Here are some things I think will make you mad to think about:
1) Did Adam Neumann deserve to make a billion dollars? I asked a controversial question on Twitter yesterday – did Adam Neumann, the recipient of a billion dollar payout from suffering WeWork, deserve to make a billion dollars while the company struggles? Some people were furious about this. I very much get the anger and I didn’t mean to make people mad. After all, I just want to make people happy by discussing reserve accounting and quantitative easing so inciting anger is totally against my philosophy. But this topic raises the interesting prospect of how we assess what is “excessive” executive pay. For instance, Neumann started WeWork from nothing and took it from a $0 valuation all the way to a $45B valuation. Then he drove it back down to $8B. Along the way he has cashed in billions of dollars doing somewhat controversial stuff, but so far nothing deemed illegal. So, what do we make of this?
There’s elements of this that seem kinda shady (Matt Levine has done the legwork on this if you’re interested). And there are parts that are genuinely interesting even if simple. Actually, frustratingly simple. After all, WeWork is just a company that leases out cool office space. It’s not really a revolutionary concept so it’s both amazing and frustrating that someone could get fabulously wealthy doing something that seems like a pretty simple idea. But he did. And people paid up. Boy did they pay up. And some of the people who paid up were big boys. Very big boys. The biggest of the big boys.
The big boys are interesting in part because Softbank, the investment firm that is buying out Neumann, did the same thing to Travis Kalanick at Uber when he was undergoing some controversy in 2017. And the valuation of Uber is up about 15% since they did that. So Softbank has some experience investing money to make bad investments disappear. But still, this one seems like doubling down on a bad bet when the stock collapses and you have to buy out the owner just to clean up his mess. But still (again), Neumann has apparently done nothing illegal (at least as of now) and sold his shares to a perfectly willing big boy buyer at a value they deemed acceptable. So, he creates a lot of value, creates a big mess and sells that messy high(ish) value to a perfectly willing buyer. All good, right? Or not?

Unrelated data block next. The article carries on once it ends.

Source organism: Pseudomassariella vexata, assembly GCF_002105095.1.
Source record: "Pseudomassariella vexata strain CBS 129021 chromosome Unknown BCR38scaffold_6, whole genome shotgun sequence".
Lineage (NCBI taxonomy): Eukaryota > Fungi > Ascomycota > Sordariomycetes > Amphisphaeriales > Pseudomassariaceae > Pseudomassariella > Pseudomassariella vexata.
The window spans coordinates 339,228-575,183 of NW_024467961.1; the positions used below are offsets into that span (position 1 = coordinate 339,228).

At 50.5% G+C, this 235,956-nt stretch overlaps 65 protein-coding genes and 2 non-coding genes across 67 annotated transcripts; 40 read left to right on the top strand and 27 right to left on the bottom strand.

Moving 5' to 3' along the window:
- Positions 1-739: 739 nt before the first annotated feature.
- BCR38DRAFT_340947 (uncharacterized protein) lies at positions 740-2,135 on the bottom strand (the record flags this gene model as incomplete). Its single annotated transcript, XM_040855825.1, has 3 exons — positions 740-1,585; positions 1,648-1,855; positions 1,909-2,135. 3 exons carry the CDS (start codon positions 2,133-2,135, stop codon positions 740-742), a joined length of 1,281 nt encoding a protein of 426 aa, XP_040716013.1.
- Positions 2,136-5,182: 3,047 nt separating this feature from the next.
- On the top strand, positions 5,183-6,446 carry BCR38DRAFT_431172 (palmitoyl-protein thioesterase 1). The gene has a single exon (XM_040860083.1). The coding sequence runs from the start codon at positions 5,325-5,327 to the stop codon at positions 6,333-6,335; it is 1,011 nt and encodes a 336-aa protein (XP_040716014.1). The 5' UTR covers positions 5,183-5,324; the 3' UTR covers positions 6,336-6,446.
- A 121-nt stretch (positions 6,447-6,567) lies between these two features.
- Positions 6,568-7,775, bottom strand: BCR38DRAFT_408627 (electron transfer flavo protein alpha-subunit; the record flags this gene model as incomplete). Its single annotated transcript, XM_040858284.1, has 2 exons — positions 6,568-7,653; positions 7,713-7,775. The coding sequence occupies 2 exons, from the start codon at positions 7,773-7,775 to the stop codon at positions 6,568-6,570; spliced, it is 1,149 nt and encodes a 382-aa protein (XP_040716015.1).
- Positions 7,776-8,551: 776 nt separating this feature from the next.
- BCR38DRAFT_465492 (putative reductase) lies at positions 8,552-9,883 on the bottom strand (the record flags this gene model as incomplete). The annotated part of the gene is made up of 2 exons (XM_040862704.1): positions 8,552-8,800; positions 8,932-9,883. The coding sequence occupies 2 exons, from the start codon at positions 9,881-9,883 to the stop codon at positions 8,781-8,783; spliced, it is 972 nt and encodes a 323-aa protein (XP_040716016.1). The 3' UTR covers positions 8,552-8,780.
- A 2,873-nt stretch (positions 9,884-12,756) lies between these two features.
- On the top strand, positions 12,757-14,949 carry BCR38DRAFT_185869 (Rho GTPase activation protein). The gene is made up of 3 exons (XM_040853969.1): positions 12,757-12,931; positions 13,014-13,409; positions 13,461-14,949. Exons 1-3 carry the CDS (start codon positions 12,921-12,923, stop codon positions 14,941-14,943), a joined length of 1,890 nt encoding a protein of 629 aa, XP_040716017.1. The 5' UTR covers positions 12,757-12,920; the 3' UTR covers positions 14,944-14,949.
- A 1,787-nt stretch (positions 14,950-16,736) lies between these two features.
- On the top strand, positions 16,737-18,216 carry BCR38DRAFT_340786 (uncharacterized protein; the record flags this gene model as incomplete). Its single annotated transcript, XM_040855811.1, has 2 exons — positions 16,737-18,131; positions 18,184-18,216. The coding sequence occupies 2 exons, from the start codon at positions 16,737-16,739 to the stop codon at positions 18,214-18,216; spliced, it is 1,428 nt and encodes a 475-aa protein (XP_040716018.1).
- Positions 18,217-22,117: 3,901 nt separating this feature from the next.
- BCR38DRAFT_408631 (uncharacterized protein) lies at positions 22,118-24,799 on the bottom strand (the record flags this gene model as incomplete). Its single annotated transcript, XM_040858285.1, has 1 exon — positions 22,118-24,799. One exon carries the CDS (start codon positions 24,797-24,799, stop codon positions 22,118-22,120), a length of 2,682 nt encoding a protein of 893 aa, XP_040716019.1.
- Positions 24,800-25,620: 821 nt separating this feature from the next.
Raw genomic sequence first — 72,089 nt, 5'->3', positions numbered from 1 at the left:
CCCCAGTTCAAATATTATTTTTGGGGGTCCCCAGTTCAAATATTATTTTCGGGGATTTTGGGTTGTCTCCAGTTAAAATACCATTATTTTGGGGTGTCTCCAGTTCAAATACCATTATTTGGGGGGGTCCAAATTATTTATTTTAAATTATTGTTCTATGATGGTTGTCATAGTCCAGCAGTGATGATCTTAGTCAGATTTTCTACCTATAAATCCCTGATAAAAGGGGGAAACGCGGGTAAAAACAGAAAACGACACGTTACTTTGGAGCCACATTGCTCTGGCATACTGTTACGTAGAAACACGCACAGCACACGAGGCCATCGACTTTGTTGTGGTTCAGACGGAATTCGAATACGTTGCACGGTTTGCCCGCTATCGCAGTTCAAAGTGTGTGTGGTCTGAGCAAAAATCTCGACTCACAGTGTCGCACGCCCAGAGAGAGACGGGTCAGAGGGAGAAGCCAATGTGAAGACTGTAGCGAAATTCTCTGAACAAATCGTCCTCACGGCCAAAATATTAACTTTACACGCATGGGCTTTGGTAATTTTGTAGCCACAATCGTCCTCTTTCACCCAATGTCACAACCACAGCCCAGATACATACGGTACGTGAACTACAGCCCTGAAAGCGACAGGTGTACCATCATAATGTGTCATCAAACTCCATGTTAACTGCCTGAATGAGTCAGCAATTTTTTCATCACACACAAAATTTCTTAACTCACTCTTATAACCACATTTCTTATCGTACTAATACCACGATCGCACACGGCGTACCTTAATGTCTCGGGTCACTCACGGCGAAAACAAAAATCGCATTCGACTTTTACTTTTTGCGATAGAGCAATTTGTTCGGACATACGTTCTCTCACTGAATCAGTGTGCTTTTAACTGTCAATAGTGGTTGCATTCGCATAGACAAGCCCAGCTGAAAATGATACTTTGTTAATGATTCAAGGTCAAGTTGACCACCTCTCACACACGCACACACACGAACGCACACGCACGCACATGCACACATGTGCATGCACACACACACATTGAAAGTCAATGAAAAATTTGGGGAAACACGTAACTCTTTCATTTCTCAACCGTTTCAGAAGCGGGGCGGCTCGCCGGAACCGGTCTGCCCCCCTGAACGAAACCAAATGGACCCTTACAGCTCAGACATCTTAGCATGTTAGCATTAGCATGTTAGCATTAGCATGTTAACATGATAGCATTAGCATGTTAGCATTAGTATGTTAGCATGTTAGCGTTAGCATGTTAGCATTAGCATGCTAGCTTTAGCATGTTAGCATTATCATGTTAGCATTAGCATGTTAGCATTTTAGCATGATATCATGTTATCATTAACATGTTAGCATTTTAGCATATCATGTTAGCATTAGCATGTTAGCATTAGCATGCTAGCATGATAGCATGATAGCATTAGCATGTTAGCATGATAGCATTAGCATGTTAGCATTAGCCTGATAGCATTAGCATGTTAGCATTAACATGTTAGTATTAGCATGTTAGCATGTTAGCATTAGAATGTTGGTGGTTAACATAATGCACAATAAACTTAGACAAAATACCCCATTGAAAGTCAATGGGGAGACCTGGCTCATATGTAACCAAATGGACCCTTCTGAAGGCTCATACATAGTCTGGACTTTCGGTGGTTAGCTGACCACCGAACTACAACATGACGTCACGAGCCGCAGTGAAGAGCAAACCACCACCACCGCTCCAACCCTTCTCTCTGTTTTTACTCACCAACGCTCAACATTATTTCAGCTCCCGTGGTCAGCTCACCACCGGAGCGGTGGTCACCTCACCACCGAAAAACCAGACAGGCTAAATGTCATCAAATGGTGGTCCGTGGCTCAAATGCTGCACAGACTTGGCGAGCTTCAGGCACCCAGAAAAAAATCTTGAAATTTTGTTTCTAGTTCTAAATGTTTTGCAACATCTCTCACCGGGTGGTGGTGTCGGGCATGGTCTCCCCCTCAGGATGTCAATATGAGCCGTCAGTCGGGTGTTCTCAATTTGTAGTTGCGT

Neumann obviously deserves some of the outrage here. But the flipside of the outrage against Neumann is that we should really be outraged at SoftBank and the Venture Capitalists. After all, Neumann, assuming he acted legally, just took them to the bank and then came back for seconds. And thirds. He took advantage of a greedy group of investors who kept the firm private longer than they should have and then tried to sell it at a grossly huge valuation. Neumann took advantage of the investors and kept milking them all along the way. Assuming he was doing this legally then there’s something kind of magnificent about what he did. As opposed to a bank or VC firm screwing everyone else the head employee turned the tables on the bankers and screwed them.
But still, did he deserve all that money? Did Adam Neumann deserve a billion dollars if he created $45B that went to $8B that might go to $0 or might go back up to $45B? I think that’s the interesting question here because there are all sorts of situations where CEOs act like jerks/idiots and still get paid bigly.¹ Or, cases where founders drive up a valuation, sell to bagholders and take a vacation for the rest of their lives. Or, cases where worthless companies make billionaires out of people who sell to large firms who end up holding the bag. Or, executive pay packages that look okay in advance and end up detracting huge value from a firm. I think you get the point. This. Happens. All. The. Time. And most people don’t complain when the getting is good because it all looks good when the getting is good. But when the shit hits the fan everyone is like “OMG, I can’t believe that person made so much money running a bad company!” And I say that too. But part of me also wants to be like “Hello sir, can I introduce you to my old friend, Hindsight Bias….”²